Higher Education and Law Enforcement Careers: Exploring Gender Differences in the Occupational Goals of Criminal Justice Students
Historically, police departments in the United States have had low minimum educational requirements for recruits and despite the emergence of research on the advantages of having college-educated police officers, many agencies still only require that recruits possess a high school education. Further, while criminal justice degree programs have become increasing popular among both male and female students, women continue to be vastly underrepresented as police officers. This paper discusses the evolution and importance of criminal justice education in law enforcement, explores how gender differences may have an influence on criminal justice students’ decisions to become police officers, and provides recommendations for future research on higher education and law enforcement careers.
Over the last several decades, criminal justice has become an increasingly popular major at colleges and universities in the United States. Currently, over 200 educational institutions offer bachelor’s degree programs in criminal justice and hundreds more offer associate’s degree programs (Finckenauer, 2006). Both male and female students in these programs frequently indicate a desire to pursue a career in law enforcement as their motivation for majoring in criminal justice (Austin & Hummer, 2000; Courtright & Mackey, 2004; Krimmel & Tartaro, 1999; Yim, 2009). However, though an increasing number of aspiring police recruits are enrolling in these criminal justice degree programs, the minimum educational requirement for the majority of entry-level law enforcement positions remains low and many police departments still only require that new recruits have a high school education. Further, despite female criminal justice students’ expressed interest in law enforcement careers, women continue to be vastly underrepresented as police officers.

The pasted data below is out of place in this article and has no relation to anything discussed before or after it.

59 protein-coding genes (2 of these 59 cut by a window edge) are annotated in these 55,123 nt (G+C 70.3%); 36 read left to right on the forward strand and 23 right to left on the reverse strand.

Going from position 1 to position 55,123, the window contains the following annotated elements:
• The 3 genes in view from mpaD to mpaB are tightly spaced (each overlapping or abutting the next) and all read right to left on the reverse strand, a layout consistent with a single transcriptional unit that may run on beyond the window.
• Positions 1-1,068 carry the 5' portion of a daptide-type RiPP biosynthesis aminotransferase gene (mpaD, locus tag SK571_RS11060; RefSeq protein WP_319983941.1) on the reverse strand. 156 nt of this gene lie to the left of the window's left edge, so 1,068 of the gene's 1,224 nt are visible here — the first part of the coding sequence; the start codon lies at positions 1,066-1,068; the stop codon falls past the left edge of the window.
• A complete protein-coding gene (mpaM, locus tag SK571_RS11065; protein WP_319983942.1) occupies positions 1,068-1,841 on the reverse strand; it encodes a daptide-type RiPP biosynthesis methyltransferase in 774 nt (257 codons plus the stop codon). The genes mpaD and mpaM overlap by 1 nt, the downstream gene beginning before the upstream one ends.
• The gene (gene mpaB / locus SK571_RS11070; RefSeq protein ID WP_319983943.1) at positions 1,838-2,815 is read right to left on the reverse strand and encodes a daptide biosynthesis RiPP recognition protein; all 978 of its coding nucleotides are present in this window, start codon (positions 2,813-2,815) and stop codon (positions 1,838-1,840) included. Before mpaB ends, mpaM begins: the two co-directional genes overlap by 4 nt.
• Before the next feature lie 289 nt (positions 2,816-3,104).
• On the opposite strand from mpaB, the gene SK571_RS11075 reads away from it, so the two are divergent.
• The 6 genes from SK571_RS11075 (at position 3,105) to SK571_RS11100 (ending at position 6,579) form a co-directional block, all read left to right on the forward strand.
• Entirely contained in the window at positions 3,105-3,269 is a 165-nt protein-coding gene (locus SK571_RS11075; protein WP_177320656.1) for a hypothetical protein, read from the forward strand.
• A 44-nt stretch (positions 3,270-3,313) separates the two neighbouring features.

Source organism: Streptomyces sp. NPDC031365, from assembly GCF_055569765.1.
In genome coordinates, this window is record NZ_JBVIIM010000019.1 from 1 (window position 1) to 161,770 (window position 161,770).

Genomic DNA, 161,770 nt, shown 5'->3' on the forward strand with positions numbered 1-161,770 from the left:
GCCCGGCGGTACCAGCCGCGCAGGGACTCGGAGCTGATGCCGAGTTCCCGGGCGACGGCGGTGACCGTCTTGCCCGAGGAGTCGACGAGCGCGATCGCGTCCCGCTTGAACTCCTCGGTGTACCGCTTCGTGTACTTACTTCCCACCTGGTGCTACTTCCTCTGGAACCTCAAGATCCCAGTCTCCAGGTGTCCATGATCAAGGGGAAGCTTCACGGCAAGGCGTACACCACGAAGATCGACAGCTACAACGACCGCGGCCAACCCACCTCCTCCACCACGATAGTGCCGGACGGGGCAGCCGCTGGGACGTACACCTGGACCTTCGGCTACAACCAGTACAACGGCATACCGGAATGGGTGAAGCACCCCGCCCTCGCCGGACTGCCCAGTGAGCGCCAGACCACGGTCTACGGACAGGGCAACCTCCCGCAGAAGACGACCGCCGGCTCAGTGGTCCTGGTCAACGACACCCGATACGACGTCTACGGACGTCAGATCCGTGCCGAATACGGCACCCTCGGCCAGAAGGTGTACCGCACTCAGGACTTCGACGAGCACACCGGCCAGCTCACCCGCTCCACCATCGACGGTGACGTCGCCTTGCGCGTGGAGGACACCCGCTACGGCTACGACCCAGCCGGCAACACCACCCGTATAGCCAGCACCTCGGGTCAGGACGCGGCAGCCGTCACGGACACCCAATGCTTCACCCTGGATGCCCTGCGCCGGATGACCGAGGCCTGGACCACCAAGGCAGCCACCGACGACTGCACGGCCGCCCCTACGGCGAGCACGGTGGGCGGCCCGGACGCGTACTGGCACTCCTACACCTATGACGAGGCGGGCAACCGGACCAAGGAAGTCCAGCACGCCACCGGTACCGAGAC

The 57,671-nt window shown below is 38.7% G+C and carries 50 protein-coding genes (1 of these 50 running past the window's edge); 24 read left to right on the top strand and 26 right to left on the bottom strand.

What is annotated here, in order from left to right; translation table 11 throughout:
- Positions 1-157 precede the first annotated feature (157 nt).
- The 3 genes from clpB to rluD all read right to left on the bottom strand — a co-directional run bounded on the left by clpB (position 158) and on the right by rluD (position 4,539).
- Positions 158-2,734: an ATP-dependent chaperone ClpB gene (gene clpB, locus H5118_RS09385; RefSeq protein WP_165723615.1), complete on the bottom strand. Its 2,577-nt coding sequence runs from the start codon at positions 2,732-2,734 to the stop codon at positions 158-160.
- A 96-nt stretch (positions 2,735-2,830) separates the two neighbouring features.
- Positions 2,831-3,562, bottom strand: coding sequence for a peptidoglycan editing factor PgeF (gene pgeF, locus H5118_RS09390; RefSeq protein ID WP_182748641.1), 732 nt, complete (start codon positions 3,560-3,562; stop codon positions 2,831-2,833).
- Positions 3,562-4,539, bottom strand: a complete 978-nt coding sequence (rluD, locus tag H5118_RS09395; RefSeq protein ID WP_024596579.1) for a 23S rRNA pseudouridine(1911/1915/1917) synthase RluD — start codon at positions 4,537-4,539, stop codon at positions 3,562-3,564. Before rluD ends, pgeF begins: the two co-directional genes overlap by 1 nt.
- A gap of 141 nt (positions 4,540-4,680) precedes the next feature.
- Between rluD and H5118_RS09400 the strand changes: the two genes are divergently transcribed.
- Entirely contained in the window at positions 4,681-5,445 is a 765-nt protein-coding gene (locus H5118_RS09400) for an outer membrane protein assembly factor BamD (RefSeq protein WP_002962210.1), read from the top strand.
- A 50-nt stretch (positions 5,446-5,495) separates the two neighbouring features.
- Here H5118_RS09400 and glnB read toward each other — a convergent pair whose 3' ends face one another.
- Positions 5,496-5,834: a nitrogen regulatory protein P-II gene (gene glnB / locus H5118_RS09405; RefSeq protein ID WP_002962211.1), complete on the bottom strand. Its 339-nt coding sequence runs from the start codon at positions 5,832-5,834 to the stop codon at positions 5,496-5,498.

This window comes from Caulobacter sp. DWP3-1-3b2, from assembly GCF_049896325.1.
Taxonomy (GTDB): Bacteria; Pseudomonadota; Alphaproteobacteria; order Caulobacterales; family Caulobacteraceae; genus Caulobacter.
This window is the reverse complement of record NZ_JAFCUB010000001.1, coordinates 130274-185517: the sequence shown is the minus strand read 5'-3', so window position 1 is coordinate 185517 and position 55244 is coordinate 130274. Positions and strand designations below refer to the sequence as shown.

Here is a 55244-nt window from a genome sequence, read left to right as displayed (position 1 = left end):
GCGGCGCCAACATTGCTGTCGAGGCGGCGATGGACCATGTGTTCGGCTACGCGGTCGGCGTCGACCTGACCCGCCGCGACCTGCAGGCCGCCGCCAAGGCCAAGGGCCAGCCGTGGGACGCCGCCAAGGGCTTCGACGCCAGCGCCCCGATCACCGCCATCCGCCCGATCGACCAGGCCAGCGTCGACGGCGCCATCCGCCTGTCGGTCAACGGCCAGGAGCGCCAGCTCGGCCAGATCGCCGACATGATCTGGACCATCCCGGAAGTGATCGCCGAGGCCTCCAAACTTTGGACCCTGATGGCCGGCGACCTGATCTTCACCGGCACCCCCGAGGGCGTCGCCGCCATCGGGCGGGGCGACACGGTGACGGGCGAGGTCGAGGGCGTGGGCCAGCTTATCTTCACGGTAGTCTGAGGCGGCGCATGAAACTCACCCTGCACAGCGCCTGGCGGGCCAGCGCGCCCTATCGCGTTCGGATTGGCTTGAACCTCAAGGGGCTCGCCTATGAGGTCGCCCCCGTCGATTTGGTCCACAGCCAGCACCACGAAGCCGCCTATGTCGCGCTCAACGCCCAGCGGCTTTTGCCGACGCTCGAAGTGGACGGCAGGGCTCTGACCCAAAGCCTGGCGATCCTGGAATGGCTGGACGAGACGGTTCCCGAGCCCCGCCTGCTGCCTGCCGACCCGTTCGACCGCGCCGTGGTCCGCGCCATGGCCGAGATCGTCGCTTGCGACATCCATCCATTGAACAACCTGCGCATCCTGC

As popular as criminal justice degree programs have become, few studies have attempted to determine what factors motivate the students in these programs to pursue certain careers over others within the criminal justice system. Given that so few women ultimately obtain careers as police officers, it is particularly important to explore the extent to which this female underrepresentation is the result of gender differences among criminal justice students. Moreover, the knowledge gained through further research on these gender differences may help law enforcement agencies to improve their female recruitment strategies (Seklecki & Paynich, 2007).